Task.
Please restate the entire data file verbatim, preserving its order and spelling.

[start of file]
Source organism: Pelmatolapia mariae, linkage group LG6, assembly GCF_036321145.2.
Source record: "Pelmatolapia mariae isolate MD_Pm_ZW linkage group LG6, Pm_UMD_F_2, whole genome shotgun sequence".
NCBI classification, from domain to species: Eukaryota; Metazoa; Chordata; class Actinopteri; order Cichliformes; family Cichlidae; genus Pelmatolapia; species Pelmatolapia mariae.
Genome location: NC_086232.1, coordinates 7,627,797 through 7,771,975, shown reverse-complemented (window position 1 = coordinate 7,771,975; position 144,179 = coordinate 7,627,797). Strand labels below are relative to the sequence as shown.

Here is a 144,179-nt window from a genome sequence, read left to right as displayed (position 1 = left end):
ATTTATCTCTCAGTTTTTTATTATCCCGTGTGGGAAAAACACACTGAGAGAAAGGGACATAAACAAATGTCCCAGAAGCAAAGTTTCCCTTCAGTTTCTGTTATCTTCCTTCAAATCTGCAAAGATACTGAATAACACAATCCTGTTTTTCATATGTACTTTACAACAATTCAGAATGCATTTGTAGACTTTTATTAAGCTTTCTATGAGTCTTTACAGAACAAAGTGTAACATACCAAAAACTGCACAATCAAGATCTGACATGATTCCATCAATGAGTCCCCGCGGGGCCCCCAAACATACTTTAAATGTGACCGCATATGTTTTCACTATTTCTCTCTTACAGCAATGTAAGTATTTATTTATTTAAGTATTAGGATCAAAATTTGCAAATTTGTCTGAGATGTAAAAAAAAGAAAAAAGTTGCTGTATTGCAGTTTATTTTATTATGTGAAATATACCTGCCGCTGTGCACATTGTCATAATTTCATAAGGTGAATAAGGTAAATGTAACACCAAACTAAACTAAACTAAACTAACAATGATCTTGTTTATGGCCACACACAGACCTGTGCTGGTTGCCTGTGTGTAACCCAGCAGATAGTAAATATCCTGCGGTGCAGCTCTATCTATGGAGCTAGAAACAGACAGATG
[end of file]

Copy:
Source organism: Pelmatolapia mariae, linkage group LG6, assembly GCF_036321145.2.
Source record: "Pelmatolapia mariae isolate MD_Pm_ZW linkage group LG6, Pm_UMD_F_2, whole genome shotgun sequence".
NCBI classification, from domain to species: Eukaryota; Metazoa; Chordata; class Actinopteri; order Cichliformes; family Cichlidae; genus Pelmatolapia; species Pelmatolapia mariae.
Genome location: NC_086232.1, coordinates 7,627,797 through 7,771,975, shown reverse-complemented (window position 1 = coordinate 7,771,975; position 144,179 = coordinate 7,627,797). Strand labels below are relative to the sequence as shown.

Here is a 144,179-nt window from a genome sequence, read left to right as displayed (position 1 = left end):
ATTTATCTCTCAGTTTTTTATTATCCCGTGTGGGAAAAACACACTGAGAGAAAGGGACATAAACAAATGTCCCAGAAGCAAAGTTTCCCTTCAGTTTCTGTTATCTTCCTTCAAATCTGCAAAGATACTGAATAACACAATCCTGTTTTTCATATGTACTTTACAACAATTCAGAATGCATTTGTAGACTTTTATTAAGCTTTCTATGAGTCTTTACAGAACAAAGTGTAACATACCAAAAACTGCACAATCAAGATCTGACATGATTCCATCAATGAGTCCCCGCGGGGCCCCCAAACATACTTTAAATGTGACCGCATATGTTTTCACTATTTCTCTCTTACAGCAATGTAAGTATTTATTTATTTAAGTATTAGGATCAAAATTTGCAAATTTGTCTGAGATGTAAAAAAAAGAAAAAAGTTGCTGTATTGCAGTTTATTTTATTATGTGAAATATACCTGCCGCTGTGCACATTGTCATAATTTCATAAGGTGAATAAGGTAAATGTAACACCAAACTAAACTAAACTAAACTAACAATGATCTTGTTTATGGCCACACACAGACCTGTGCTGGTTGCCTGTGTGTAACCCAGCAGATAGTAAATATCCTGCGGTGCAGCTCTATCTATGGAGCTAGAAACAGACAGATG